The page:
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Phytopathology. 2015 Jul;105(7):872-84. doi: 10.1094/PHYTO-01-15-0030-FI. Epub 2015 Jun 29.

Emergence and Spread of New Races of Wheat Stem Rust Fungus: Continued Threat to Food Security and Prospects of Genetic Control.

Author information

1
First, eleventh, and twelfth authors: International Maize and Wheat Improvement Center (CIMMYT), Apdo. Postal, 6-641, 06600, Mexico, D.F.; second author: CIMMYT, Addis Ababa, Ethiopia; third, seventh, and ninth authors: United States Department of Agriculture-Agricultural Research Service, Cereal Disease Laboratory, University of Minnesota, St. Paul 55108; fourth and fifth authors: Commonwealth Scientific and Industrial Research Organisation (CSIRO) Plant Industry, Agriculture Flagship, GPO Box 1600, Canberra, ACT, 2601, Australia; sixth author: CIMMYT, ICRAF House, United Nations Avenue, Gigiri, Village Market-00621, Nairobi, Kenya; eighth author: University of the Free State, Bloemfontein 9300, South Africa; tenth author: Campo Experimental Valle de México INIFAP, Apdo. Postal 10, 56230, Chapingo, Edo de México, México; and thirteenth author: Department of Agroecology, Aarhus University, Forsøgsvej 1, DK-4200, Slagelse, Denmark.

Abstract

Race Ug99 (TTKSK) of Puccinia graminis f. sp. tritici, detected in Uganda in 1998, has been recognized as a serious threat to food security because it possesses combined virulence to a large number of resistance genes found in current widely grown wheat (Triticum aestivum) varieties and germplasm, leading to its potential for rapid spread and evolution. Since its initial detection, variants of the Ug99 lineage of stem rust have been discovered in Eastern and Southern African countries, Yemen, Iran, and Egypt. To date, eight races belonging to the Ug99 lineage are known. Increased pathogen monitoring activities have led to the identification of other races in Africa and Asia with additional virulence to commercially important resistance genes. This has led to localized but severe stem rust epidemics becoming common once again in East Africa due to the breakdown of race-specific resistance gene SrTmp, which was deployed recently in the 'Digalu' and 'Robin' varieties in Ethiopia and Kenya, respectively. Enhanced research in the last decade under the umbrella of the Borlaug Global Rust Initiative has identified various race-specific resistance genes that can be utilized, preferably in combinations, to develop resistant varieties. Research and development of improved wheat germplasm with complex adult plant resistance (APR) based on multiple slow-rusting genes has also progressed. Once only the Sr2 gene was known to confer slow rusting APR; now, four more genes-Sr55, Sr56, Sr57, and Sr58-have been characterized and additional quantitative trait loci identified. Cloning of some rust resistance genes opens new perspectives on rust control in the future through the development of multiple resistance gene cassettes. However, at present, disease-surveillance-based chemical control, large-scale deployment of new varieties with multiple race-specific genes or adequate levels of APR, and reducing the cultivation of susceptible varieties in rust hot-spot areas remains the best stem rust management strategy.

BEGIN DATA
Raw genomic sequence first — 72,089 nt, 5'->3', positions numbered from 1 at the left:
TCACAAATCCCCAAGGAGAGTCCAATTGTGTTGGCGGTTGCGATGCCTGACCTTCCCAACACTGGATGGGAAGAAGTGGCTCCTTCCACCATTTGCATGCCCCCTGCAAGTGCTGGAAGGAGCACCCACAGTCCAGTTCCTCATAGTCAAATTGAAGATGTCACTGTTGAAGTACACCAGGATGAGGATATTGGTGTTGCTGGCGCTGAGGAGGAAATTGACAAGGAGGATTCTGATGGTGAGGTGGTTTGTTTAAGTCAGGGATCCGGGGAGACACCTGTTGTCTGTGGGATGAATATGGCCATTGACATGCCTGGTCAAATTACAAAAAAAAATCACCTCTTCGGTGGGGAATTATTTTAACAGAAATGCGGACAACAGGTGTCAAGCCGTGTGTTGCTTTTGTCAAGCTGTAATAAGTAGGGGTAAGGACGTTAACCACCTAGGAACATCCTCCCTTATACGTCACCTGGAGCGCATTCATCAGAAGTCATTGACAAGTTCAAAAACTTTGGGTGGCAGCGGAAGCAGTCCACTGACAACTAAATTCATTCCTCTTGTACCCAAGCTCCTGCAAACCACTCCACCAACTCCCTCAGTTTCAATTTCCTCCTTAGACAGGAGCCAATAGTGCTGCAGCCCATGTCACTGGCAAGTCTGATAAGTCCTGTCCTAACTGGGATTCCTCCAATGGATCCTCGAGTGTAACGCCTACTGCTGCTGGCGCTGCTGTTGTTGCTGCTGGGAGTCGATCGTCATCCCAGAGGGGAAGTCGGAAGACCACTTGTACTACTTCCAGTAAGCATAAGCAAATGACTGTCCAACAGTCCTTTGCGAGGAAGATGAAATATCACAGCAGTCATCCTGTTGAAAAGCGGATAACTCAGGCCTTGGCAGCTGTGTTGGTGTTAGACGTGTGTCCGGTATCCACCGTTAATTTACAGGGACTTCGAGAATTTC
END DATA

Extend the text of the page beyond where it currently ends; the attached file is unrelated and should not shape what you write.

KEYWORDS:

black rust

PMID:
26120730
DOI:
10.1094/PHYTO-01-15-0030-FI
[Indexed for MEDLINE]
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